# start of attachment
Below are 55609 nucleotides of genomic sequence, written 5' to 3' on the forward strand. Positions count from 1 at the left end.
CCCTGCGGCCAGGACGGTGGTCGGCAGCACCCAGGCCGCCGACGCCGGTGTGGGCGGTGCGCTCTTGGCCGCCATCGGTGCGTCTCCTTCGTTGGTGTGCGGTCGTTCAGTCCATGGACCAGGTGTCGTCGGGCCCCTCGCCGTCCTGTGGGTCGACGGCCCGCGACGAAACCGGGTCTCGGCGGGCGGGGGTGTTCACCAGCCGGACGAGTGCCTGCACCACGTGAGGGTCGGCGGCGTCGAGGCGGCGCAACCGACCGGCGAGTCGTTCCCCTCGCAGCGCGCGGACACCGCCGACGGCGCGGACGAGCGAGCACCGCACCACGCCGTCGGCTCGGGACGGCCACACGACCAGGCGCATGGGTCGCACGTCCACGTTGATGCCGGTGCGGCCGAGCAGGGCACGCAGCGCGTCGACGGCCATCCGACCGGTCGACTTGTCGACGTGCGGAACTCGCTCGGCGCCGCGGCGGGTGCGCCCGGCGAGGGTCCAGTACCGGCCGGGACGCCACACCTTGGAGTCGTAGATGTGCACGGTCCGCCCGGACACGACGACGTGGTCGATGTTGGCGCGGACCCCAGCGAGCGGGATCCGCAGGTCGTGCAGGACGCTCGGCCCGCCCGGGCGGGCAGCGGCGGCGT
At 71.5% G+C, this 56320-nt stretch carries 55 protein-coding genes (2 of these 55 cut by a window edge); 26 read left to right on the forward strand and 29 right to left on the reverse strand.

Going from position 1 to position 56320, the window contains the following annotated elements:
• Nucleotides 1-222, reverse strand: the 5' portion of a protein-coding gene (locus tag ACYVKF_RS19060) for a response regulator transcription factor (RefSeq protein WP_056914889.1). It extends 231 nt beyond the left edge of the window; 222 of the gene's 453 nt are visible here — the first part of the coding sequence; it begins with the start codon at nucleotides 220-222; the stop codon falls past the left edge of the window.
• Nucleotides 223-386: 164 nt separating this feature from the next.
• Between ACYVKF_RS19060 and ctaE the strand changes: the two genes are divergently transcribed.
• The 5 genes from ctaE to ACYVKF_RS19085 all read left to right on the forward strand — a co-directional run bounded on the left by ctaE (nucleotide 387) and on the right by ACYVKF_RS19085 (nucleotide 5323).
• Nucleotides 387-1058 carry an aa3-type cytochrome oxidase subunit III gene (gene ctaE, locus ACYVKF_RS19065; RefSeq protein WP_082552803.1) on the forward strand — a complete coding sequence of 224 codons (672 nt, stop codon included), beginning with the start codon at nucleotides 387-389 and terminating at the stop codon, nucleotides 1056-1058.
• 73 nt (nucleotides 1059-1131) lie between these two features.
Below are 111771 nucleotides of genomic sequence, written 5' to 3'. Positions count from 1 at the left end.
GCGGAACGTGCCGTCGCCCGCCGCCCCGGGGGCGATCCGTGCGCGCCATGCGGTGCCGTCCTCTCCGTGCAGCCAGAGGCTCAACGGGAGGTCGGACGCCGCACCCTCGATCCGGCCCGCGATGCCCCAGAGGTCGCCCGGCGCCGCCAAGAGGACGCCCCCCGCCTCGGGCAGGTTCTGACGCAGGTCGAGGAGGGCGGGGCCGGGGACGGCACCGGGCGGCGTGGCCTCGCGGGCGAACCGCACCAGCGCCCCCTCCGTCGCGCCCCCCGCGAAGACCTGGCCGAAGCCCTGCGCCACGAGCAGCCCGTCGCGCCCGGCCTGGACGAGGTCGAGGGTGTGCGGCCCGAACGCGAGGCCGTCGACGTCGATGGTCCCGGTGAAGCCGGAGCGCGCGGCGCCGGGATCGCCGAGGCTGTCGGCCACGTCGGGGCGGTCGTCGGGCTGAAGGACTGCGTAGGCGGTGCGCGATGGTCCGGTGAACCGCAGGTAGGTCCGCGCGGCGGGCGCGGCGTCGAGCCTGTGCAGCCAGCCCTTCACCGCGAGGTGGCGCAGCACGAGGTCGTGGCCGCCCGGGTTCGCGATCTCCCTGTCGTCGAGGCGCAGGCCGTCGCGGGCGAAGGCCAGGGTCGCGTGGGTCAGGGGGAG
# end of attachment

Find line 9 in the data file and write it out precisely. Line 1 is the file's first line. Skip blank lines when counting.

• Nucleotides 387-1058 carry an aa3-type cytochrome oxidase subunit III gene (gene ctaE, locus ACYVKF_RS19065; RefSeq protein WP_082552803.1) on the forward strand — a complete coding sequence of 224 codons (672 nt, stop codon included), beginning with the start codon at nucleotides 387-389 and terminating at the stop codon, nucleotides 1056-1058.